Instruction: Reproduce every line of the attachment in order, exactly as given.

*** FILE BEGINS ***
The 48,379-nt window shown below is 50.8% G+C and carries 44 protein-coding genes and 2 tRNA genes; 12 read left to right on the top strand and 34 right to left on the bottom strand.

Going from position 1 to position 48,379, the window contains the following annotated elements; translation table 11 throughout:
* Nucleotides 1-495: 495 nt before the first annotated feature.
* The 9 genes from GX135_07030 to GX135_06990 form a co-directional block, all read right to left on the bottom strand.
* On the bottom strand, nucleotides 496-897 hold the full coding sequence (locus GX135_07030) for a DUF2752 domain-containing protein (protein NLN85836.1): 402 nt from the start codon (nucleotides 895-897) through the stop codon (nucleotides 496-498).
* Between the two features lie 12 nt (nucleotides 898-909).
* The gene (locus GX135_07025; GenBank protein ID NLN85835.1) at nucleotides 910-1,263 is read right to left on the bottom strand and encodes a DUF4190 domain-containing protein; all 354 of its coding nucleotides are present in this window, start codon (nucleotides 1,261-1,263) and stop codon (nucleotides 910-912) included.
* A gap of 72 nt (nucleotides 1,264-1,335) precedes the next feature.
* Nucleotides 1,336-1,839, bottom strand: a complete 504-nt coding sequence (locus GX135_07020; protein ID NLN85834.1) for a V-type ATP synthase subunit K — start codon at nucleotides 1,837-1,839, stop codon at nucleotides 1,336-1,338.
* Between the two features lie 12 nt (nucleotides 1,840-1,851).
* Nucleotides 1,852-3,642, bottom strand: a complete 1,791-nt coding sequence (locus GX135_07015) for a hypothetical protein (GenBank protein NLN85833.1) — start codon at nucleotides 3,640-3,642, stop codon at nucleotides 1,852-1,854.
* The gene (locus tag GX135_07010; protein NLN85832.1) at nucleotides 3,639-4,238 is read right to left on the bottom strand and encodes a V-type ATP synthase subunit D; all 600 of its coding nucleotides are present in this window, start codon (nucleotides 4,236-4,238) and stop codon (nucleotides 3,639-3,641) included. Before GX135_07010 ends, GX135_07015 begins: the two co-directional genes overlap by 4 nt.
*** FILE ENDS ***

The 48,379-nt window shown below is 50.8% G+C and carries 44 protein-coding genes and 2 tRNA genes; 12 read left to right on the top strand and 34 right to left on the bottom strand.

Going from position 1 to position 48,379, the window contains the following annotated elements; translation table 11 throughout:
* Nucleotides 1-495: 495 nt before the first annotated feature.
* The 9 genes from GX135_07030 to GX135_06990 form a co-directional block, all read right to left on the bottom strand.
* On the bottom strand, nucleotides 496-897 hold the full coding sequence (locus GX135_07030) for a DUF2752 domain-containing protein (protein NLN85836.1): 402 nt from the start codon (nucleotides 895-897) through the stop codon (nucleotides 496-498).
* Between the two features lie 12 nt (nucleotides 898-909).
* The gene (locus GX135_07025; GenBank protein ID NLN85835.1) at nucleotides 910-1,263 is read right to left on the bottom strand and encodes a DUF4190 domain-containing protein; all 354 of its coding nucleotides are present in this window, start codon (nucleotides 1,261-1,263) and stop codon (nucleotides 910-912) included.
* A gap of 72 nt (nucleotides 1,264-1,335) precedes the next feature.
* Nucleotides 1,336-1,839, bottom strand: a complete 504-nt coding sequence (locus GX135_07020; protein ID NLN85834.1) for a V-type ATP synthase subunit K — start codon at nucleotides 1,837-1,839, stop codon at nucleotides 1,336-1,338.
* Between the two features lie 12 nt (nucleotides 1,840-1,851).
* Nucleotides 1,852-3,642, bottom strand: a complete 1,791-nt coding sequence (locus GX135_07015) for a hypothetical protein (GenBank protein NLN85833.1) — start codon at nucleotides 3,640-3,642, stop codon at nucleotides 1,852-1,854.
* The gene (locus tag GX135_07010; protein NLN85832.1) at nucleotides 3,639-4,238 is read right to left on the bottom strand and encodes a V-type ATP synthase subunit D; all 600 of its coding nucleotides are present in this window, start codon (nucleotides 4,236-4,238) and stop codon (nucleotides 3,639-3,641) included. Before GX135_07010 ends, GX135_07015 begins: the two co-directional genes overlap by 4 nt.